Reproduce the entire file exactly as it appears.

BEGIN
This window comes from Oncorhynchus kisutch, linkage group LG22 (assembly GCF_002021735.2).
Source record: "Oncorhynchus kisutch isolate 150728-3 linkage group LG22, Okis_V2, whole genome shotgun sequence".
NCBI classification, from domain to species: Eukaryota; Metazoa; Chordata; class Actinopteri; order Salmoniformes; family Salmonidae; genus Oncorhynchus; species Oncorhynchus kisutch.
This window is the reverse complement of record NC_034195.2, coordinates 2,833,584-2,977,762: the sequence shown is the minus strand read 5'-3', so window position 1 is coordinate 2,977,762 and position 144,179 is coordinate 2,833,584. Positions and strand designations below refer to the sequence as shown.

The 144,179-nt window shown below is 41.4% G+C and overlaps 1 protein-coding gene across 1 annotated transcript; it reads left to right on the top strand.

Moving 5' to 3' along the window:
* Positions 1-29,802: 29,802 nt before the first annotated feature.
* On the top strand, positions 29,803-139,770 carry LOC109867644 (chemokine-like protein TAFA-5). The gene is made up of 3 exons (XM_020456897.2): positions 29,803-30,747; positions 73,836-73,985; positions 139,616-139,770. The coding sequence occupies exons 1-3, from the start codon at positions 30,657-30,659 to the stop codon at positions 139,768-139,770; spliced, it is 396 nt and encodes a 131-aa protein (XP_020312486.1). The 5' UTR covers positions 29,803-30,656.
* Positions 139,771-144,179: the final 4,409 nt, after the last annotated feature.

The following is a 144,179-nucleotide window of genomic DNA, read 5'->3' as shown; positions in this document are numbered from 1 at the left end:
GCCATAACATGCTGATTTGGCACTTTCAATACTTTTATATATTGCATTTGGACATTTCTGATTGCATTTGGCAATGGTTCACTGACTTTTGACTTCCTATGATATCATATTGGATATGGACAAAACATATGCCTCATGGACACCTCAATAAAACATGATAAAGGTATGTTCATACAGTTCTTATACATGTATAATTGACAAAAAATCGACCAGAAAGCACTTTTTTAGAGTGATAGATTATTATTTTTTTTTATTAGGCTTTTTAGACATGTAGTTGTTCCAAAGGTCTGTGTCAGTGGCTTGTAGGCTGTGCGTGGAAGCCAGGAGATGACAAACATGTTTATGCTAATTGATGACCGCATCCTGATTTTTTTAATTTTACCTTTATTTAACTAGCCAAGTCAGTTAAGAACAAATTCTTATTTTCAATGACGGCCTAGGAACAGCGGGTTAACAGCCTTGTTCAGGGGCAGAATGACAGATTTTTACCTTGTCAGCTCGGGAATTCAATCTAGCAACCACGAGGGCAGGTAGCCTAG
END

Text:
This window comes from Oncorhynchus kisutch, linkage group LG22 (assembly GCF_002021735.2).
Source record: "Oncorhynchus kisutch isolate 150728-3 linkage group LG22, Okis_V2, whole genome shotgun sequence".
NCBI classification, from domain to species: Eukaryota; Metazoa; Chordata; class Actinopteri; order Salmoniformes; family Salmonidae; genus Oncorhynchus; species Oncorhynchus kisutch.
This window is the reverse complement of record NC_034195.2, coordinates 2,833,584-2,977,762: the sequence shown is the minus strand read 5'-3', so window position 1 is coordinate 2,977,762 and position 144,179 is coordinate 2,833,584. Positions and strand designations below refer to the sequence as shown.

The 144,179-nt window shown below is 41.4% G+C and overlaps 1 protein-coding gene across 1 annotated transcript; it reads left to right on the top strand.

Moving 5' to 3' along the window:
* Positions 1-29,802: 29,802 nt before the first annotated feature.
* On the top strand, positions 29,803-139,770 carry LOC109867644 (chemokine-like protein TAFA-5). The gene is made up of 3 exons (XM_020456897.2): positions 29,803-30,747; positions 73,836-73,985; positions 139,616-139,770. The coding sequence occupies exons 1-3, from the start codon at positions 30,657-30,659 to the stop codon at positions 139,768-139,770; spliced, it is 396 nt and encodes a 131-aa protein (XP_020312486.1). The 5' UTR covers positions 29,803-30,656.
* Positions 139,771-144,179: the final 4,409 nt, after the last annotated feature.

The following is a 144,179-nucleotide window of genomic DNA, read 5'->3' as shown; positions in this document are numbered from 1 at the left end:
GCCATAACATGCTGATTTGGCACTTTCAATACTTTTATATATTGCATTTGGACATTTCTGATTGCATTTGGCAATGGTTCACTGACTTTTGACTTCCTATGATATCATATTGGATATGGACAAAACATATGCCTCATGGACACCTCAATAAAACATGATAAAGGTATGTTCATACAGTTCTTATACATGTATAATTGACAAAAAATCGACCAGAAAGCACTTTTTTAGAGTGATAGATTATTATTTTTTTTTATTAGGCTTTTTAGACATGTAGTTGTTCCAAAGGTCTGTGTCAGTGGCTTGTAGGCTGTGCGTGGAAGCCAGGAGATGACAAACATGTTTATGCTAATTGATGACCGCATCCTGATTTTTTTAATTTTACCTTTATTTAACTAGCCAAGTCAGTTAAGAACAAATTCTTATTTTCAATGACGGCCTAGGAACAGCGGGTTAACAGCCTTGTTCAGGGGCAGAATGACAGATTTTTACCTTGTCAGCTCGGGAATTCAATCTAGCAACCACGAGGGCAGGTAGCCTAG